Wittig, Urciuoli, Platt 2004 update

Entries: 2866    Updated: Sat Mar 27 04:46:06 2004    Owner: Richard Wittig

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  • ID: I104
  • Name: Mariana Elizabeth "Mary" ZIMMERLY
  • Given Name: Mariana Elizabeth "Mary"
  • Surname: Zimmerly
  • Sex: F
  • _UID: 2740AE336299D51195BB004854828D082C86
  • Note:
    From a newspaper interview of Mary (Zimmerly) Platt when she was age92:
    "When we first came to Baraboo, Cheek's Hill was all woods," Mrs Platt
    recalled. {NOTE: Cheeks Hill is just north of 8th Street in Baraboo
    extending from about Center Street on the west to East Street on the
    east.} She came to Sauk County from Ohio with her parents in 1851,making
    the entire trip by steamboat. They followed the Ohio River to St Louisand
    then came up the Mississippi River to the Wisconsin River. They were
    supposed to stop at Galena, Illinois, for a while but, because of an
    epidemic of cholera on their boat, they were not allowed to land. At
    Dubuque, Iowa, they transferred to a smaller boat. The trip was nearly
    turned into a tragedy when a settler tried to kidnap an older sisterof
    Mary's as they were going from one boat to another. The sister wasrescued
    by her father and uncles. The cholera epidemic grew so bad that many
    pioneer children died during the trip. Shortly after the ship landedat
    what is now Sauk City, Wisconsin, two of Mary's younger sisters died.The
    boat captain was also stricken with cholera before the vessel reached
    Portage, Wisconsin, about 20 miles up the river.

    Mary also recalled that when the railroad came to Baraboo in 1871there
    was a grand celebration in the city. The railroad company formed an
    excursion of Baraboo people to Madison, Wisconsin. The passenger allrode
    on flat cars the 40 miles to Madison and were not charged any fare.

    From Mary Platt's obituary: Besides her own seven children, Marybrought
    up two boys in the home, Thomas and Donald Hood, and a girl, MaryPlatt,
    niece of her husband.Walnut Hill Cem. She was instrumental in thefounding of St. Johns Congregation Lutheran Church. The firstservices were held in her home. Later services were held in theso-called institute building.

    For most of her life he was a very robust person, she only sufferedsun-stroke and for a time later in her life suffered with inflammatoryrheumatism.
    1 1 2
  • Birth: 7 JAN 1843 in Powhaten Point, Belmount Co., OH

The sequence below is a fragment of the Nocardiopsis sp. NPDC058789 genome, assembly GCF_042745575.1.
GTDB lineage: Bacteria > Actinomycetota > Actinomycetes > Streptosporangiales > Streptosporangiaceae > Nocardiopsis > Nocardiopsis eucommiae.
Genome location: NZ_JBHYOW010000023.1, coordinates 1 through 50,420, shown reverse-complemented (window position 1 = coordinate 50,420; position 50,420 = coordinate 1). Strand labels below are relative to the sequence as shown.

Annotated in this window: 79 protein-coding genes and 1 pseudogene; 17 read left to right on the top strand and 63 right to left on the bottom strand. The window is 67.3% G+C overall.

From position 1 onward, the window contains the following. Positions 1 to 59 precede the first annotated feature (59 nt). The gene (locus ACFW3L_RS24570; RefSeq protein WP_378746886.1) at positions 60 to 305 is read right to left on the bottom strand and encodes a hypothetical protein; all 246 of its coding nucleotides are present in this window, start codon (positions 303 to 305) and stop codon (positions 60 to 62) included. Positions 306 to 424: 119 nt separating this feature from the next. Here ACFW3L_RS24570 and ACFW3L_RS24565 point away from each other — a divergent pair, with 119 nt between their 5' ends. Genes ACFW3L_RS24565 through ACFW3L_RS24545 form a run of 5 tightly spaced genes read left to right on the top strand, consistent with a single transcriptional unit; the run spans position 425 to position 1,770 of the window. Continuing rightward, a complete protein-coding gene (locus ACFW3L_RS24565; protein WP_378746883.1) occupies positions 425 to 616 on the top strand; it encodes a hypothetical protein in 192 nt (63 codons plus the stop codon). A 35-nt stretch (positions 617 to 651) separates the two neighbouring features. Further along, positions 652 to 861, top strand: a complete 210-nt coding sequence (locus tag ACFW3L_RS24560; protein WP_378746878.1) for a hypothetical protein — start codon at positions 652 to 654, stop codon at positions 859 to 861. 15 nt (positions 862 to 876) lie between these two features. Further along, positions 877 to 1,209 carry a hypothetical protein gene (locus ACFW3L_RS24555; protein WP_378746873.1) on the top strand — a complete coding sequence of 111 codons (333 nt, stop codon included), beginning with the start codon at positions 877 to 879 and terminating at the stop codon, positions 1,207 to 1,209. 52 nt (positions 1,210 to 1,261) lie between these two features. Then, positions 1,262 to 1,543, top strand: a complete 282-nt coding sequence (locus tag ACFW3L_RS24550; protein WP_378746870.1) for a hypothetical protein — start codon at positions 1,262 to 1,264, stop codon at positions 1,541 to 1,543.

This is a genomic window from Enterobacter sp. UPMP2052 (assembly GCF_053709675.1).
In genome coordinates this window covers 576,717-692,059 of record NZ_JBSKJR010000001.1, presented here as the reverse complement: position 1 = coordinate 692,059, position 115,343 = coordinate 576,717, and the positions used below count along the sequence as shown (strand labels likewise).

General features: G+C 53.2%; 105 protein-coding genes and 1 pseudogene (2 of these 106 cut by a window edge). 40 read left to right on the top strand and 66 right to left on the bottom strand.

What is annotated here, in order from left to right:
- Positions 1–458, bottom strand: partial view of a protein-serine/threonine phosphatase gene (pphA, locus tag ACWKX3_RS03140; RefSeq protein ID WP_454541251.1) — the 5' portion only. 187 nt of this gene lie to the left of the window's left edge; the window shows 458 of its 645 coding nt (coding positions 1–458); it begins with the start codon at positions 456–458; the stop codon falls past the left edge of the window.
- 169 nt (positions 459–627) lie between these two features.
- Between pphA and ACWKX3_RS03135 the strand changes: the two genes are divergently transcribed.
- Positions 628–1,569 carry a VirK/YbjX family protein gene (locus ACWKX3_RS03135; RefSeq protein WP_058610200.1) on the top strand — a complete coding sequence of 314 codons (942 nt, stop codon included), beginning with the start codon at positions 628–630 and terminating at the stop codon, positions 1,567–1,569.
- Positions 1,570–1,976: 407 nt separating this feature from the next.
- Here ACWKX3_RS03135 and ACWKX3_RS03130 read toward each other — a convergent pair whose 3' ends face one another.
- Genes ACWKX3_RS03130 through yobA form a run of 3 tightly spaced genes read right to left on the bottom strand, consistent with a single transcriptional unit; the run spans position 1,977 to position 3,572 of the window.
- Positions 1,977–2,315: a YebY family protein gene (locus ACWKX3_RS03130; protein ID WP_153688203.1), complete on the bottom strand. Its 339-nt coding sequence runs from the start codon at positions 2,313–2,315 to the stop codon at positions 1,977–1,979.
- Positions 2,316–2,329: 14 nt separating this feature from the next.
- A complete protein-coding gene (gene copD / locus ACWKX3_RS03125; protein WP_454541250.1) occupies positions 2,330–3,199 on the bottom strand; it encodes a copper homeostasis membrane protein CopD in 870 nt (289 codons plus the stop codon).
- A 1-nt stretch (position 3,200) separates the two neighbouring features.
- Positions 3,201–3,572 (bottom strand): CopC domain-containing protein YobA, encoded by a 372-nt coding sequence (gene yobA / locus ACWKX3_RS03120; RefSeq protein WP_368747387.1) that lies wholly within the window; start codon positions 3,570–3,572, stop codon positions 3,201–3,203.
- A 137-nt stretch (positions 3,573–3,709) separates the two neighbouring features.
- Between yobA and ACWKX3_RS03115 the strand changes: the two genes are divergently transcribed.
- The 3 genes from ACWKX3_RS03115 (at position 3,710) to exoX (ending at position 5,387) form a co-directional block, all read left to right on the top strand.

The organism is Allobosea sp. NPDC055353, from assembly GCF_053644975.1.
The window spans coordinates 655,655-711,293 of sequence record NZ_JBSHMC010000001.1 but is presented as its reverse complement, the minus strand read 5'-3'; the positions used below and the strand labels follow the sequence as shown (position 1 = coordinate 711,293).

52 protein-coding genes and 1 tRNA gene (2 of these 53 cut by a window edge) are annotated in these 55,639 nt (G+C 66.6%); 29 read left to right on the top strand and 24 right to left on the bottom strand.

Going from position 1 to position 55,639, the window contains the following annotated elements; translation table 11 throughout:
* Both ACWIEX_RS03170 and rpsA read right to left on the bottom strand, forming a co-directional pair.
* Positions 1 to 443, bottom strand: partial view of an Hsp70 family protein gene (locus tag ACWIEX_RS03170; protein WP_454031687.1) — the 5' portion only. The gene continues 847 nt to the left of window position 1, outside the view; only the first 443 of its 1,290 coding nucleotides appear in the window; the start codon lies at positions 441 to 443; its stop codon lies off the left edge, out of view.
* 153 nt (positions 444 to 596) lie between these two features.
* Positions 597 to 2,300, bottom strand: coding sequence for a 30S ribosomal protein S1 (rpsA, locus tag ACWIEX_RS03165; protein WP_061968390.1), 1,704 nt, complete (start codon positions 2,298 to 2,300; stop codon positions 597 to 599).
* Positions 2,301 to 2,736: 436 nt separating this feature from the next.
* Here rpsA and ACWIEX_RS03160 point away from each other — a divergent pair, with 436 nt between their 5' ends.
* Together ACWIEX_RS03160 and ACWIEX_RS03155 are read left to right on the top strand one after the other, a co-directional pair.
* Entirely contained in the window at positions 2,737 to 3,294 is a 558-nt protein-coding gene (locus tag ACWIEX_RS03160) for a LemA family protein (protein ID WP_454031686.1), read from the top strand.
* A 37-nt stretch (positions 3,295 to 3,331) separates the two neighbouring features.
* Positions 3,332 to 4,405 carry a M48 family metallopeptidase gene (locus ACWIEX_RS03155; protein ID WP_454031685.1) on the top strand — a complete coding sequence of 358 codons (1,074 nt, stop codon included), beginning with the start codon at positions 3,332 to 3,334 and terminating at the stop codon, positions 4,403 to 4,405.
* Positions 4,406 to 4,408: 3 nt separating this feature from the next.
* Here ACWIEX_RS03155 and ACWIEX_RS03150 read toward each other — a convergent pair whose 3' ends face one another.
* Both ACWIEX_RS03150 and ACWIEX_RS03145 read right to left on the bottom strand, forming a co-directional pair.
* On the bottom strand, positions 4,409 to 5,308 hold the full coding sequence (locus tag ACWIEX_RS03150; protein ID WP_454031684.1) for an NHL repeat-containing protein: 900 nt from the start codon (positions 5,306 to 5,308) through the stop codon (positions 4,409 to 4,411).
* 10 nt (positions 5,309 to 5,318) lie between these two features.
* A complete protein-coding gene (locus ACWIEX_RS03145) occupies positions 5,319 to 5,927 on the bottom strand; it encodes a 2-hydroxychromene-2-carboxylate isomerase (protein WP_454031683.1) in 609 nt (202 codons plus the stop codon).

• Note:
    Mrs. Mariana elizabeth Ploatt, commonly known as mary Platt, was bornon January 7, 1843 at
    Pohaten Point, Ohio, as the daughter of Mr. and Mrs. Rudolph Zimmerly.As an infant she received the sacrament of Holy Baptism, and on ,during the course of her youth, was instructed in the work of
    God and confirmed in the Luthern faith. When she was eight years ofage, her parents with their family, left Ohio and came to Wisconsin bySteam boat, seeking a new home. They followed the Ohio River to St.Louis and then came up the Mississippi River to the Wisconsin River.They were supposed to stop at Galena, Illinois for a while but becauseof an epidemic of chilera on ther boat, they were not allowed to land.At Dubuque, Iowa they transferred to a smaller boat. A settler triedto kidnap an older sister of Mary's as they were going from one boatto another. The sister was rescued by her father and uncles.This tripwas saddened by the loss of two of two of their children, who werestricken with cholera and died on the way shortly after they landed atSauk City, Wisconsin. The boat captain was also stricken with cholerabefore the vessel reached Portage Wisconsin, about 20 miles up river.. Here in Wisconsin, the family settled on a plot of land in SaukCounty on the so-called Happy Hill, south of North Freedom, and beganthe task of
    hewing a farm out of the wilderness. Here the deceased spent heryouth and did her full share in helping her parents create a homestead

    When she was twenty-one years of age, on April 7, 1864 she was marriedto Mr. Ludwig Platt of Baraboo, a harness maker by trade. The couplesettled in the city after their marriage, and in February 1864purchased a home on Seventh Avenue, which remained the home of the
    seven children, two of which have preceded their mother in death, adaughter, Olga dying in infancy at the age of eight months and anadult son, Charles, who died in September 1917. Her husband died onthe 20th of April, 1904. Besides her own children, she, the deceased,brought up two boys in the home, Thomas and Donald Hood,
    and a girl, a niece of her husband, Mary Platt.

    During the course of her whole life, she took an active
    interest in the affairs of her community, and especially